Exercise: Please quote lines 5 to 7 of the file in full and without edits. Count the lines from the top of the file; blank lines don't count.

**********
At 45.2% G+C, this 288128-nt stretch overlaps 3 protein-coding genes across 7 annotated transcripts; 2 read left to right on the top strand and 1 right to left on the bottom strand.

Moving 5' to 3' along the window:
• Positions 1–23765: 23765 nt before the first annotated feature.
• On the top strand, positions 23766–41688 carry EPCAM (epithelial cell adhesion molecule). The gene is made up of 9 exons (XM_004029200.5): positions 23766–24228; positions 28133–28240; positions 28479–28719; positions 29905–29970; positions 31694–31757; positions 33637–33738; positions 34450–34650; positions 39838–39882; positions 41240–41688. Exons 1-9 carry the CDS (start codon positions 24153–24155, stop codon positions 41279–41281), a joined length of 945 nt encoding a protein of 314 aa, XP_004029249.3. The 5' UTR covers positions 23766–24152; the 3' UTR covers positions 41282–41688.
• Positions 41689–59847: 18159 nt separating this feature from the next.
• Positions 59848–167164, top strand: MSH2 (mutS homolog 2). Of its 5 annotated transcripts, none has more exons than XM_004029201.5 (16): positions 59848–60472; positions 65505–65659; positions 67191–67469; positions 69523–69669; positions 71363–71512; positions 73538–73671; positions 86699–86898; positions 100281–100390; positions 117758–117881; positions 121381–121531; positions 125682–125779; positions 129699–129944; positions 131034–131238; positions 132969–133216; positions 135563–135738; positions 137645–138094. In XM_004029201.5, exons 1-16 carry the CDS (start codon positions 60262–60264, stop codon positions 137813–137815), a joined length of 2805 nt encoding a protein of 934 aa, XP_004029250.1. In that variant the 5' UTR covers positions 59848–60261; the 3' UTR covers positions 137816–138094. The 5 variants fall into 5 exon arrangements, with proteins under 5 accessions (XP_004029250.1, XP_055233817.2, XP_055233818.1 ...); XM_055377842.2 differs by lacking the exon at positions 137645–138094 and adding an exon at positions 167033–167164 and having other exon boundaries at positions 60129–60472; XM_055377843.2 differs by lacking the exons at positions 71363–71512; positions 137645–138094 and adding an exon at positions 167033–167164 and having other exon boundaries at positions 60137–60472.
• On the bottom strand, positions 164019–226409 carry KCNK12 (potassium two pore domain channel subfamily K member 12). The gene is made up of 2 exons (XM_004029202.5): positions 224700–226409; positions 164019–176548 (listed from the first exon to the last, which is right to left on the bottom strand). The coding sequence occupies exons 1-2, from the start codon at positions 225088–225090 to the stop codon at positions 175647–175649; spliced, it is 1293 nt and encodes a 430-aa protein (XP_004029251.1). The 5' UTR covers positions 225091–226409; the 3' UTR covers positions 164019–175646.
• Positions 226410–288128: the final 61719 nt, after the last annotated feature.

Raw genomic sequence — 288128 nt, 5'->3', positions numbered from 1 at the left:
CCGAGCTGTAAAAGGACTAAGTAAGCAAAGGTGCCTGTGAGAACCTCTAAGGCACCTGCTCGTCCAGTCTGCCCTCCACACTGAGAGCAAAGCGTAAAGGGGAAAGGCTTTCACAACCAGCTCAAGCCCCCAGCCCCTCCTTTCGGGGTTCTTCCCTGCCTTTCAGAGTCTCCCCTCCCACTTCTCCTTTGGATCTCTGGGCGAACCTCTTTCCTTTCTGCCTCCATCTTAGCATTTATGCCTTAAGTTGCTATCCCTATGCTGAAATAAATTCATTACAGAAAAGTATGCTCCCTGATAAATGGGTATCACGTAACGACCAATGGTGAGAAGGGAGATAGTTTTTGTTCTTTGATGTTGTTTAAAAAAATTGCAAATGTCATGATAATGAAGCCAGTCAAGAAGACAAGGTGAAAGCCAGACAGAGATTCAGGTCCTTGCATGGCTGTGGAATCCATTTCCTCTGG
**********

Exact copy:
• Positions 41689–59847: 18159 nt separating this feature from the next.
• Positions 59848–167164, top strand: MSH2 (mutS homolog 2). Of its 5 annotated transcripts, none has more exons than XM_004029201.5 (16): positions 59848–60472; positions 65505–65659; positions 67191–67469; positions 69523–69669; positions 71363–71512; positions 73538–73671; positions 86699–86898; positions 100281–100390; positions 117758–117881; positions 121381–121531; positions 125682–125779; positions 129699–129944; positions 131034–131238; positions 132969–133216; positions 135563–135738; positions 137645–138094. In XM_004029201.5, exons 1-16 carry the CDS (start codon positions 60262–60264, stop codon positions 137813–137815), a joined length of 2805 nt encoding a protein of 934 aa, XP_004029250.1. In that variant the 5' UTR covers positions 59848–60261; the 3' UTR covers positions 137816–138094. The 5 variants fall into 5 exon arrangements, with proteins under 5 accessions (XP_004029250.1, XP_055233817.2, XP_055233818.1 ...); XM_055377842.2 differs by lacking the exon at positions 137645–138094 and adding an exon at positions 167033–167164 and having other exon boundaries at positions 60129–60472; XM_055377843.2 differs by lacking the exons at positions 71363–71512; positions 137645–138094 and adding an exon at positions 167033–167164 and having other exon boundaries at positions 60137–60472.
• On the bottom strand, positions 164019–226409 carry KCNK12 (potassium two pore domain channel subfamily K member 12). The gene is made up of 2 exons (XM_004029202.5): positions 224700–226409; positions 164019–176548 (listed from the first exon to the last, which is right to left on the bottom strand). The coding sequence occupies exons 1-2, from the start codon at positions 225088–225090 to the stop codon at positions 175647–175649; spliced, it is 1293 nt and encodes a 430-aa protein (XP_004029251.1). The 5' UTR covers positions 225091–226409; the 3' UTR covers positions 164019–175646.